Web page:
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Bill Hegbli
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This sounds more like something for the 4 letter word comedy clubs. That way the whole audience does not know the victim.

I would never do this with the CEO or president of a corporation. Very bad for your future.
Vietnam Veteran 1967, Sgt. E-5

Graduate of Chavez College of Prestidigitation and Showmanship

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David Charvet
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Is it just me, or have audience tastes changed in the last couple of years since all of the beheadings of Americans in the middle east? The guillotine just does not seem to play as strong or as funny as it used to. I base this on over 30 years of doing the illusion in just about every type of venue and for every type of audience: adults, corporate, clubs, cruises, sponsored "family" shows, mixed audiences, etc.

The guillotine has always been one of those routines where the audience knows you're not really going to cut the person's head off. While the mystery is strong (I use a Carl Owen-built Lester Lake model with extended blade) it's ALL in the routine and the situational comedy. Of course, after doing it for 30 years my routine has evolved and tightened and gags developed from unplanned situations at a show which grew to become a regular part of the routine. So, I know the routine is good, I know the prop is good, but ... the audiences really have seemed to change. And this is not just an isolated "bad night" instance. Have people just become afraid to laugh as much at the situation because of the subliminal association with terrorists?

Has anyone else noticed this phenomenon recently? Will the guillotine soon go the way of "Shooting Through A Woman" and the "Canary In The Light Bulb" as one of those illusions you just can't do anymore because it's crossed the line of good taste because of changes in society? I hope not, but entertainment is an ever-evolving animal. Do we dig our heels in and continue to do something because of "tradition" or do we change with the times and find something better?

Just curious. Comments?
JamesinLA
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What other props could your use to do close to the same routine with sames jokes?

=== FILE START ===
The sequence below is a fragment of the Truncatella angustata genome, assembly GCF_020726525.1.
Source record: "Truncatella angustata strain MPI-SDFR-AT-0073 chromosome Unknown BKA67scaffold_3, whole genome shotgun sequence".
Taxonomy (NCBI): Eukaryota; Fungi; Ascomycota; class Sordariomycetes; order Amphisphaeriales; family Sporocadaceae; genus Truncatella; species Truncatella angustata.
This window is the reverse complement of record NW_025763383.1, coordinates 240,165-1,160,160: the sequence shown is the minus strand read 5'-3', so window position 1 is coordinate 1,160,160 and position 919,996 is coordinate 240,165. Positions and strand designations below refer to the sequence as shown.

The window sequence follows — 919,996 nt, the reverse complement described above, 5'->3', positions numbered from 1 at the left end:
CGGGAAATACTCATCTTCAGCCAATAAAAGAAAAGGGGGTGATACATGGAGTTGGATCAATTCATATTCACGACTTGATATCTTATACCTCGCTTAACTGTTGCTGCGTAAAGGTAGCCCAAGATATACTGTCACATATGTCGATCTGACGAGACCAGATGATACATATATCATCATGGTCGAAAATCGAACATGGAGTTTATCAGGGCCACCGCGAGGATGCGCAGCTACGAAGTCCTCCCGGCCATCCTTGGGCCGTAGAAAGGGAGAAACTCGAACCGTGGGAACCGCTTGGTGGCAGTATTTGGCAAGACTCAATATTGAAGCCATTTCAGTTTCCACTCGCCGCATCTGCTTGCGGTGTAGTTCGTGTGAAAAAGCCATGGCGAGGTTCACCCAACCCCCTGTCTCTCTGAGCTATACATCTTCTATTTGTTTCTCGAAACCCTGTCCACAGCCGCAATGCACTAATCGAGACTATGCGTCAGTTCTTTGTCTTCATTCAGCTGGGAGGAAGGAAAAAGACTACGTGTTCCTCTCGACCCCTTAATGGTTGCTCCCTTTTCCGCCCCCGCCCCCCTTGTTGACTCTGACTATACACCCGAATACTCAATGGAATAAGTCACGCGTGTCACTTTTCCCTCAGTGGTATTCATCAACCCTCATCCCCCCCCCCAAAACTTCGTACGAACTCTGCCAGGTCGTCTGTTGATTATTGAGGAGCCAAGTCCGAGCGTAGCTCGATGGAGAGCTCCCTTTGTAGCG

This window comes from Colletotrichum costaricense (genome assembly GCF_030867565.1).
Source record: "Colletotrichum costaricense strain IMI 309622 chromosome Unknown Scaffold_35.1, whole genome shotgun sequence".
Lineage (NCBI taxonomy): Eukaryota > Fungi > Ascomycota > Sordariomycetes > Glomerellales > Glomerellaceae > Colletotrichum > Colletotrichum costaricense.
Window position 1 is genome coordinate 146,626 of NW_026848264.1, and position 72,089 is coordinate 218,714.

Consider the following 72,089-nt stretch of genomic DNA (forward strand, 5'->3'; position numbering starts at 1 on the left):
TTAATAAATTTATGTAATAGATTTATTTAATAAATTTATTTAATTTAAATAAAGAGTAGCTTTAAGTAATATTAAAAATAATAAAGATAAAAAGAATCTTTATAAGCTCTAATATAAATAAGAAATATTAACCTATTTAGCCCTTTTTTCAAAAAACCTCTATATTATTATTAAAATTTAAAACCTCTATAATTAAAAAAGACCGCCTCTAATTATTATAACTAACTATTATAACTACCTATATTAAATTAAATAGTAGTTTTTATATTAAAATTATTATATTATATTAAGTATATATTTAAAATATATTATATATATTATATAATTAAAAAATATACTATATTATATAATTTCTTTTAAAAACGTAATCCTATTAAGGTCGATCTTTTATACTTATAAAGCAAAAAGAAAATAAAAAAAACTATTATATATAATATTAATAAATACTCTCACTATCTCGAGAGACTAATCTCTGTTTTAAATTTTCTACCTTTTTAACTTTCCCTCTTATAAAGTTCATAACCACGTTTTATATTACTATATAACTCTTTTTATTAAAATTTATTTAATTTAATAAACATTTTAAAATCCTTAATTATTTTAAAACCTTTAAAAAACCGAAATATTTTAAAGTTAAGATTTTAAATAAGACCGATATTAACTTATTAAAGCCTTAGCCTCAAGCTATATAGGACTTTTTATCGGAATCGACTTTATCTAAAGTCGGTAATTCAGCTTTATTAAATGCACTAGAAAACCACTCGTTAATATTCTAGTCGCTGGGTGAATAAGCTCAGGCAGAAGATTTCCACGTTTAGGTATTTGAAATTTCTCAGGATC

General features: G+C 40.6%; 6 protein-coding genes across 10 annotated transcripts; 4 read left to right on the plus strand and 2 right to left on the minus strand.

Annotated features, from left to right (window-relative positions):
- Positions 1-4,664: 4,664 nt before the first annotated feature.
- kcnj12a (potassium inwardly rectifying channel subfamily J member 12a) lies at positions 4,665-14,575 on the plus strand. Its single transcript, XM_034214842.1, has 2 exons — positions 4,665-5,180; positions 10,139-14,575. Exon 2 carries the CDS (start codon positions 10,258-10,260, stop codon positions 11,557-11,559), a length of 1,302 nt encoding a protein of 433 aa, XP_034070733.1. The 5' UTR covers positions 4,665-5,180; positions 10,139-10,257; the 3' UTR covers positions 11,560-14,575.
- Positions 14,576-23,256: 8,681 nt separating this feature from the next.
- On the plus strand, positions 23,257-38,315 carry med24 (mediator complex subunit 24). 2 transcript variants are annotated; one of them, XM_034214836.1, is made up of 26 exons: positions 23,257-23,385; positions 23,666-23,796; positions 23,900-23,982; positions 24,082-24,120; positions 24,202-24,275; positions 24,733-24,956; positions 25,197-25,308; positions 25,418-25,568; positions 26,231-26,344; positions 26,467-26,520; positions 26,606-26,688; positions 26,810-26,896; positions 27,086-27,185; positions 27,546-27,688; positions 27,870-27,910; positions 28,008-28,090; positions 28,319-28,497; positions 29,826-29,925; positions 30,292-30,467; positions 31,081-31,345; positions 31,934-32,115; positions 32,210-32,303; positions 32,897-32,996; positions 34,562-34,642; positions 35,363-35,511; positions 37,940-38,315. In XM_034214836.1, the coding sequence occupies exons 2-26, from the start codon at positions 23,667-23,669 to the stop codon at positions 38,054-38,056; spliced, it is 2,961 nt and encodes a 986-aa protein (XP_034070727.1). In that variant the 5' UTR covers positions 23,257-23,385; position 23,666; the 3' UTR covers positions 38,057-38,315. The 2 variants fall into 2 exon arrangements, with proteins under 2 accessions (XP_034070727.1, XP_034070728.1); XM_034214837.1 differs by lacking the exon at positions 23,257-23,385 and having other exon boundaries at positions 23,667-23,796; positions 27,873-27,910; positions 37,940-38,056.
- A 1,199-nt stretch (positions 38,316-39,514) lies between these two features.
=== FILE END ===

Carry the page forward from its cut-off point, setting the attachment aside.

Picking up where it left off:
Jim
Oh, my friend we're older but no wiser, for in our hearts the dreams are still the same...
KerryJK
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When I dropped the head chopper from my act, it was for two reasons. I already had a Harbin-style sawing through which played strong and I was aware these two effects were too similar from an audience point of view. But what clinched it was when I witnessed a motorcycle accident in which the victim was decapitated. Seeing that left me with no stomach for beheading illusions for some time.

Had I seen someone bisected for real, would I have dropped the sawing instead? I can only speculate, but decapitation does hold a particular kind of horror in the human psyche. This is something that can make for strong theatre, but demands real sensitivity about how it will be received.
illusions & reality
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Hello All,

I have been performing a comedy guillotine routine for almost 30 years. I am often asked to return and "make sure that I include the guillotine". As David Charvet noted, the gags and jokes have come from years of honing the routine through ad-libs that worked great and then became a regular part of our show. There are no standard magician lines or jokes (e.g., 1 . . ., 2 . . ., 3 . . . days ago . . . ) in my routine. I have used Lester Lake Extended Blade Guillotines and for years have used Wellington's See Through Guillotine. I actually own 2, as one is a back-up. This is almost 15 minutes of extremely strong material and it would be very rare for the routine to be left out of a show.

I think how your volunteer is treated is critical. If the volunteer is treated as the "butt of the joke," (no pun intended!), they will feel resentful after the routine - regardless of how many laughs the performer receives. If the the audience can laugh WITH the volunteer, and the volunteer is made the hero throughout the routine, you have won both the audience and a fan in your volunteer. Often the volunteer will come up after the program and thank me for the fun. I have used CEOs, presidents & VPs of Fortune 500 companies (I always ask their permission BEFORE the show), and they and their employees love it.

I have not noted any diminished laughs or guffaws throughout the routine. I think that the premise of the routine, as well as how the volunteer is treated on stage, makes all of the difference in the world.

Just my thoughts.

Lou
illusions & reality
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One other note - I normally don't ask for volunteers before a show, except in the case of corporate performances where I'm using a VP, president or CEO. Usually in those cases I ask the person who booked me who they would suggest for the guillotine. After years of performing, you just get a feel of selecting the right volunteer for the routine. If the person knows in advance, their responses are not the same.

Lou